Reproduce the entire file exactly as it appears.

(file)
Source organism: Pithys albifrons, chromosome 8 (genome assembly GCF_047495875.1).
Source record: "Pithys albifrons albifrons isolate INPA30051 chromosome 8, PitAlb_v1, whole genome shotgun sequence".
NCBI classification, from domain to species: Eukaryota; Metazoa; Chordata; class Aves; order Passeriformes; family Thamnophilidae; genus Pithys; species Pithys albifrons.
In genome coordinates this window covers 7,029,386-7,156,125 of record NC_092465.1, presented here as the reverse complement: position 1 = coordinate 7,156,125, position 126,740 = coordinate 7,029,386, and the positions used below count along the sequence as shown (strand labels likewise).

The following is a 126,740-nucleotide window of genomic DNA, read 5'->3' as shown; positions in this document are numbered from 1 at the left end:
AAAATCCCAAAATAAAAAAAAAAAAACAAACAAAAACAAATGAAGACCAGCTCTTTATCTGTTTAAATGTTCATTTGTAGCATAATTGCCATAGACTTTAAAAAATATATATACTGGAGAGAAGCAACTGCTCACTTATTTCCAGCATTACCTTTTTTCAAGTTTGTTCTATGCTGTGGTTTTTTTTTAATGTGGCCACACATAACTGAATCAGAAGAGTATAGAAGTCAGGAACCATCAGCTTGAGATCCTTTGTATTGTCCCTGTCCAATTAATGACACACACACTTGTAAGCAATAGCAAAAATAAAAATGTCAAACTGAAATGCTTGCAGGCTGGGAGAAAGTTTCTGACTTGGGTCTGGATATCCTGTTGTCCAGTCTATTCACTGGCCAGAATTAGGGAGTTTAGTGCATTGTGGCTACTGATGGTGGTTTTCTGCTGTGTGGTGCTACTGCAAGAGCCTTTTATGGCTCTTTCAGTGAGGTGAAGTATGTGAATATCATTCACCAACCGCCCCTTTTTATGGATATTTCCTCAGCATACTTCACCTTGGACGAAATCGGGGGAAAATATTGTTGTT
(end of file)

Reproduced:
Source organism: Pithys albifrons, chromosome 8 (genome assembly GCF_047495875.1).
Source record: "Pithys albifrons albifrons isolate INPA30051 chromosome 8, PitAlb_v1, whole genome shotgun sequence".
NCBI classification, from domain to species: Eukaryota; Metazoa; Chordata; class Aves; order Passeriformes; family Thamnophilidae; genus Pithys; species Pithys albifrons.
In genome coordinates this window covers 7,029,386-7,156,125 of record NC_092465.1, presented here as the reverse complement: position 1 = coordinate 7,156,125, position 126,740 = coordinate 7,029,386, and the positions used below count along the sequence as shown (strand labels likewise).

The following is a 126,740-nucleotide window of genomic DNA, read 5'->3' as shown; positions in this document are numbered from 1 at the left end:
AAAATCCCAAAATAAAAAAAAAAAAACAAACAAAAACAAATGAAGACCAGCTCTTTATCTGTTTAAATGTTCATTTGTAGCATAATTGCCATAGACTTTAAAAAATATATATACTGGAGAGAAGCAACTGCTCACTTATTTCCAGCATTACCTTTTTTCAAGTTTGTTCTATGCTGTGGTTTTTTTTTAATGTGGCCACACATAACTGAATCAGAAGAGTATAGAAGTCAGGAACCATCAGCTTGAGATCCTTTGTATTGTCCCTGTCCAATTAATGACACACACACTTGTAAGCAATAGCAAAAATAAAAATGTCAAACTGAAATGCTTGCAGGCTGGGAGAAAGTTTCTGACTTGGGTCTGGATATCCTGTTGTCCAGTCTATTCACTGGCCAGAATTAGGGAGTTTAGTGCATTGTGGCTACTGATGGTGGTTTTCTGCTGTGTGGTGCTACTGCAAGAGCCTTTTATGGCTCTTTCAGTGAGGTGAAGTATGTGAATATCATTCACCAACCGCCCCTTTTTATGGATATTTCCTCAGCATACTTCACCTTGGACGAAATCGGGGGAAAATATTGTTGTT